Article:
pip is the package management system included in Python 2.7.9+ and 3.4+. It’s quite convenient to install packages, even though I’m not a big fan of having shitloads of packages around, particularly since their number can quickly grow to unreasonable proportions with all their dependencies. And as a matter of fact, pip installs package dependencies, but… it doesn’t uninstall those dependencies when you uninstall the package they were installed for.
For f***ing f*** sake.
Anyhow, there is a way to uninstall dependencies when uninstalling a package. It’s another package (which I believe has no dependencies itself), called pip-autoremove. So, basically, if you want to cleanly uninstall package “examplepackage”, you’d go:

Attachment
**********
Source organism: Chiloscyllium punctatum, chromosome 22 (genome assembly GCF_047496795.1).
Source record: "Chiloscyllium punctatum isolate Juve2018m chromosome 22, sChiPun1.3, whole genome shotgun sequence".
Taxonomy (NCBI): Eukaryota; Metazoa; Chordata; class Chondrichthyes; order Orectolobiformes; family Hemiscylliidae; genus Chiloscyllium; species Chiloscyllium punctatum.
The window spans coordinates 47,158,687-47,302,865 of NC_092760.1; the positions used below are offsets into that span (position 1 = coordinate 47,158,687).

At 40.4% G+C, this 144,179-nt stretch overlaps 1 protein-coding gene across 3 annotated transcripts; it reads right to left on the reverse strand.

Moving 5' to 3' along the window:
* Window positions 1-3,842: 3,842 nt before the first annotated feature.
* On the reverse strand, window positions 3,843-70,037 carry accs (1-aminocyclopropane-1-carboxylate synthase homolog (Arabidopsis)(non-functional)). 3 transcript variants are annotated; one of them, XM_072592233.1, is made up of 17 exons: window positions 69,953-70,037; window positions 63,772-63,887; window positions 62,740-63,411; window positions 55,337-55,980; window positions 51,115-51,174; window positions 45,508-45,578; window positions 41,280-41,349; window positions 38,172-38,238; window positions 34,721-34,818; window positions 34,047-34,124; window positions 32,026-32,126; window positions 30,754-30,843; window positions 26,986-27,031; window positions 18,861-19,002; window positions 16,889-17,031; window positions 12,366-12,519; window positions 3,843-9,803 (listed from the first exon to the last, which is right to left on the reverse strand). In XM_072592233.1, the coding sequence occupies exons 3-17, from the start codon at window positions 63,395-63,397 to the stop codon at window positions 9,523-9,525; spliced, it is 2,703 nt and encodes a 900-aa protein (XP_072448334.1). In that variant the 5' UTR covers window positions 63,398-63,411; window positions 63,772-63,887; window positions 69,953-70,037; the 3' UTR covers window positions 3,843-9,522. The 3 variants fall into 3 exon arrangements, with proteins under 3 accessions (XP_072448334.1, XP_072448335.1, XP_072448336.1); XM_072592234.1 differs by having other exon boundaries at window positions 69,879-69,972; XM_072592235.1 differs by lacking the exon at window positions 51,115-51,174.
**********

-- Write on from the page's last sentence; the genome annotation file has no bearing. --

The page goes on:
pip install pip-autoremove pip-autoremove examplepackage -y
It’s worth noting that, normally, it should only remove unused dependencies. It actually even provides a feature to just list packages which are not a dependency of any other package (-L flag)
Since it’s so short, here is the help:
> pip-autoremove --help Usage: pip-autoremove [OPTION]... [NAME]... Options: --version show program's version number and exit -h, --help show this help message and exit -l, --list list unused dependencies, but don't uninstall them. -L, --leaves list leaves (packages which are not used by any others). -y, --yes don't ask for confirmation of uninstall deletions.